If this is your first time visiting, you might want to subscribe so you'll be notified when there's something new to read! See the sidebar below to subscribe. 

Tuesday, March 1, 2011

Early Literacy Teacher Traning

I was asked to do my first ever teacher training recently! And although I was nervous, I was also thrilled that I was going to be getting out of the house to go contribute to society in a way that had nothing to do with my family (though I did end up referencing my children several times in my talk). I got to dust off some of my wonderful books, pack up my handy-dandy gigantic tote, and spend the morning in a building free of children!

For my first time leading a training like this, I think it went well. There are definitely some things I would like to change up for next time. But I think I motivated and maybe even inspired them a little bit... maybe.

One of the things I had them do was spilt into groups (according to the ages they teach) and brainstorm a literacy activity for one picture book (per group). A lot of their responses were ideas for using their chosen book to teach math or other such concepts. Ugh! This is exactly the kind of mindset I was trying to break them free from.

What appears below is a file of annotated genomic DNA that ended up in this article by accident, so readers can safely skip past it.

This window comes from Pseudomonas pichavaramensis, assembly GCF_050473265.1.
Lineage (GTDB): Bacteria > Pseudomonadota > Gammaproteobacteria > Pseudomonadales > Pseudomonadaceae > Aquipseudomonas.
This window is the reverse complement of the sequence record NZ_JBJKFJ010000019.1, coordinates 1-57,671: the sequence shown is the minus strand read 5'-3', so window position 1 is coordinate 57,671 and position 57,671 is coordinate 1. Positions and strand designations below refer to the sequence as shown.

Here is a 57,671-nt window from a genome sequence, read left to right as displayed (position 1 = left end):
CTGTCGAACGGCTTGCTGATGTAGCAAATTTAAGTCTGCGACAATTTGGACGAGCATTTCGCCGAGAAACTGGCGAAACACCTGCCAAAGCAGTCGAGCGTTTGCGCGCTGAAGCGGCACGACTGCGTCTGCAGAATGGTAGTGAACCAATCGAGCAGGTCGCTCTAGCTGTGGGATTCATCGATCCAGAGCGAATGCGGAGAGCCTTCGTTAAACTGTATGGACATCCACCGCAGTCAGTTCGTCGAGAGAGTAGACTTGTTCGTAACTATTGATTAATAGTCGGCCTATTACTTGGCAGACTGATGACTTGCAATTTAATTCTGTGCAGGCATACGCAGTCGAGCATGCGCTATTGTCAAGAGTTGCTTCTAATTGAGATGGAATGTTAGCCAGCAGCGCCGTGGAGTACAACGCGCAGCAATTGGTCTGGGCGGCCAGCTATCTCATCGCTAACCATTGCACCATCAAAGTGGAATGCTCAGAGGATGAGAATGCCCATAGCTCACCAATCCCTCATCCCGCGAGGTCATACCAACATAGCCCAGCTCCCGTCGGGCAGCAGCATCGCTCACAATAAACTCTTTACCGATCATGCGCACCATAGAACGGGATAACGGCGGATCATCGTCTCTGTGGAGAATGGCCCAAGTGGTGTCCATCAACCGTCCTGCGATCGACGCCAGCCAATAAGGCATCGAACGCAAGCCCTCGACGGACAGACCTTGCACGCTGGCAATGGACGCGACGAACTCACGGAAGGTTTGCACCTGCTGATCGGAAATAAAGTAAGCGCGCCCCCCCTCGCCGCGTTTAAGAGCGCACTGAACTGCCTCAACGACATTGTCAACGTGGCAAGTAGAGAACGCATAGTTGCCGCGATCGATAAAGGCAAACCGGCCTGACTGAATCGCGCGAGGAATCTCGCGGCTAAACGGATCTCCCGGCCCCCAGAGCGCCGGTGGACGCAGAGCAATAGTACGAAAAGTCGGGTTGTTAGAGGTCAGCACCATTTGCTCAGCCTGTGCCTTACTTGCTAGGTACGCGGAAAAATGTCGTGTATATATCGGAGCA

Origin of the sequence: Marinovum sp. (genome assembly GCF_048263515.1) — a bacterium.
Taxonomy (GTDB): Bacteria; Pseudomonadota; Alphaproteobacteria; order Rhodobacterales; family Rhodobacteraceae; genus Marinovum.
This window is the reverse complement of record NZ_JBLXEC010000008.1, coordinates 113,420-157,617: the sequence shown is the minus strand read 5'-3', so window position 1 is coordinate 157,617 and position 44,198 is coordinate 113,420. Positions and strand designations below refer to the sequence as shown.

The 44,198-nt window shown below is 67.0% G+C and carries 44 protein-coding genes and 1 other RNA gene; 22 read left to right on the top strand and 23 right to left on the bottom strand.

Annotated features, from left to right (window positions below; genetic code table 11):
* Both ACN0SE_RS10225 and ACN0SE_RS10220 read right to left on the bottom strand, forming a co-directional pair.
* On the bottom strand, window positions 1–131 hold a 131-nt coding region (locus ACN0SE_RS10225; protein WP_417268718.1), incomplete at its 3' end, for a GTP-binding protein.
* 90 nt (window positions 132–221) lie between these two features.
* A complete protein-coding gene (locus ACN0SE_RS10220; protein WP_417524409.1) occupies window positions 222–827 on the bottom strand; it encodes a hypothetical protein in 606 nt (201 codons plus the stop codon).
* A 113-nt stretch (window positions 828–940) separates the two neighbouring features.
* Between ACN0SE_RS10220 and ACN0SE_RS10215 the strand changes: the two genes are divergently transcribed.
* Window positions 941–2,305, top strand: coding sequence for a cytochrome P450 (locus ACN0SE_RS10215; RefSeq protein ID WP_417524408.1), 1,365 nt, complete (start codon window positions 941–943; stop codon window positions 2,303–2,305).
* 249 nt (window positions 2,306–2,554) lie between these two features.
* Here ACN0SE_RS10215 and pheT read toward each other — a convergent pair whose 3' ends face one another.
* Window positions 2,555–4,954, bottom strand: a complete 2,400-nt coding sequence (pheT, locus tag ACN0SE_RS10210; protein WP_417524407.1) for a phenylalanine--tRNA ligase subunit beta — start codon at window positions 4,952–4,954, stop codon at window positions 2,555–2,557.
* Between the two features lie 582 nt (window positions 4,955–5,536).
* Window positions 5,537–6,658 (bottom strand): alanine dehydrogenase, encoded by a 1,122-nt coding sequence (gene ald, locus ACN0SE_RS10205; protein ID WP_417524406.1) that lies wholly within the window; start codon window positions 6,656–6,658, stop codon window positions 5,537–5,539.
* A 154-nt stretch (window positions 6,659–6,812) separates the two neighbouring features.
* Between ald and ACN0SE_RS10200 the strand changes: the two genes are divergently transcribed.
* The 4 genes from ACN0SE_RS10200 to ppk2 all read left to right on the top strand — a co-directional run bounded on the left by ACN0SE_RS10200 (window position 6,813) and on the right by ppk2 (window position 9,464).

Why do early childhood teachers think a book always has to be turned into a theme that can be taught in each of their classroom centers? Or that books should be chosen based on the theme of the class' current unit? Is that now a part of getting your teaching degree? I think many of the "literacy" resource books geared toward these teachers are often to blame. It just seems to me that the idea of doing actual emergent literacy teaching with a book is a totally foreign concept. As if simply reading a book during circle time fills the early literacy teaching quota for the day.

Anybody else care to weigh in on this? Do you agree? Disagree?